The interpretation of fairy tales
By bblfish on Aug 25, 2008
Over the holidays I accidentally picked up a book by Marie-Louise von Franz, "The interpretation of fairy tales", and could not put it down until I reached the last page. I then ordered five other book of hers. If you have ever found fairy tales interesting but puzzling, you don't know how much you have missed. Seen from Marie-Louise's perspective, one of the closest students of Carl Gustav Jung, each of these are nuggets of deep knowledge of the human soul. Here is my translation of the first paragraph of my French translation of "The feminine in Fairy tales":
At the origin, and until approximately the XVIIth century, fairy tales were not so much meant for children as for the adult population. This situation was kept alive in the rural areas where until a relatively recently, story tellers would animate traditional vigils. Progressively though the development of the rational current and its refusal of the irrational, led these tales to be seen as just absurd old woman's stories, just good enough to amuse the children.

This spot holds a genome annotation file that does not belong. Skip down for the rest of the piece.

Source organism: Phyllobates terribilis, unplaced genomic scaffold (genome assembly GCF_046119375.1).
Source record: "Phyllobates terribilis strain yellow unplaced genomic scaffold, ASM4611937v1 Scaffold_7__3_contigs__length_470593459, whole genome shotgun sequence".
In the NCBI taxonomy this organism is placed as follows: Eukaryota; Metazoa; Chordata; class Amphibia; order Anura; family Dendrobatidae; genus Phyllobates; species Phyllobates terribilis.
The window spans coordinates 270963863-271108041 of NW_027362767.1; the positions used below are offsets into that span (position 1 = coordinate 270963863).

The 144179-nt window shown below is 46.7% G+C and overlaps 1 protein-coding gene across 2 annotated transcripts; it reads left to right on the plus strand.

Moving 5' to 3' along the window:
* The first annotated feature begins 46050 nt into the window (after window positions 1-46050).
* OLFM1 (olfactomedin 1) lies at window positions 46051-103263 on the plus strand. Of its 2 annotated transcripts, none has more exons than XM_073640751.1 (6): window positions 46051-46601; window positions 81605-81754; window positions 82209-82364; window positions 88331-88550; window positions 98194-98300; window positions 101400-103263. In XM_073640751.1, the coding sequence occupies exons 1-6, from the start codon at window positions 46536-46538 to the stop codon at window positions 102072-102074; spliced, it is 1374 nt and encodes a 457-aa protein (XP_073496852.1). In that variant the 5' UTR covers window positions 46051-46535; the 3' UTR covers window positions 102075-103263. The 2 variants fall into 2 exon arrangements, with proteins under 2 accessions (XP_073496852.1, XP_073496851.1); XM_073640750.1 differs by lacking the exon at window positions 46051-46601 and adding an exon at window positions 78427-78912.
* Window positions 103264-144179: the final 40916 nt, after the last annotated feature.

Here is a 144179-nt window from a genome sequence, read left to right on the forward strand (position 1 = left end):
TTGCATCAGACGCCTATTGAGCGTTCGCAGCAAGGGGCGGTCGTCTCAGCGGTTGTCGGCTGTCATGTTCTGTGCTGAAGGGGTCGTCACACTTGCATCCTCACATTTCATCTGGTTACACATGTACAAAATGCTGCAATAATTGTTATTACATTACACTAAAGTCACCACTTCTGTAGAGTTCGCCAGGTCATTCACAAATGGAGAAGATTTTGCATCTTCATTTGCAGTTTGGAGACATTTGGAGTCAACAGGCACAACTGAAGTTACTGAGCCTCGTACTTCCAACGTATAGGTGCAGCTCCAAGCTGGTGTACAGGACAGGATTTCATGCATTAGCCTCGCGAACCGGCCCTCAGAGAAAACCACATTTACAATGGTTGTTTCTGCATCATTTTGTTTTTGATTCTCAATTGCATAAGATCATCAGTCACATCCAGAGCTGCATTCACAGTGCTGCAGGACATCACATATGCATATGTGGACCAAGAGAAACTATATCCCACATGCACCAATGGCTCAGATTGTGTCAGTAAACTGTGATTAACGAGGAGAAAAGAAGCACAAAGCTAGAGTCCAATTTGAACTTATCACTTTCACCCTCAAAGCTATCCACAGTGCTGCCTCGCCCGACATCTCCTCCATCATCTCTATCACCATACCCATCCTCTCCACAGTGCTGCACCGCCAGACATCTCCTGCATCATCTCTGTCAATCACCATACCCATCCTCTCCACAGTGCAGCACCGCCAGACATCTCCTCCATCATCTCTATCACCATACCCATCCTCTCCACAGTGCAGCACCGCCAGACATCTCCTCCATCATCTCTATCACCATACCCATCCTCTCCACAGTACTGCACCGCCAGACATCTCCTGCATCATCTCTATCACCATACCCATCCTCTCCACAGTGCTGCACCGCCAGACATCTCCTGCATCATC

My guess is that a lot of this still holds true today, though a lot of her thoughts must have been integrated in one way or another by now. Once one starts learning to read fairy tales like this - though I keep being surprised at how deep her reading goes, and it will not be an easy task to get even close to it - one can start seeing how this can be applied to other arts such as film. I recently saw Jim Jarmush's "Dead Man" which is full of such interesting symbolism for example.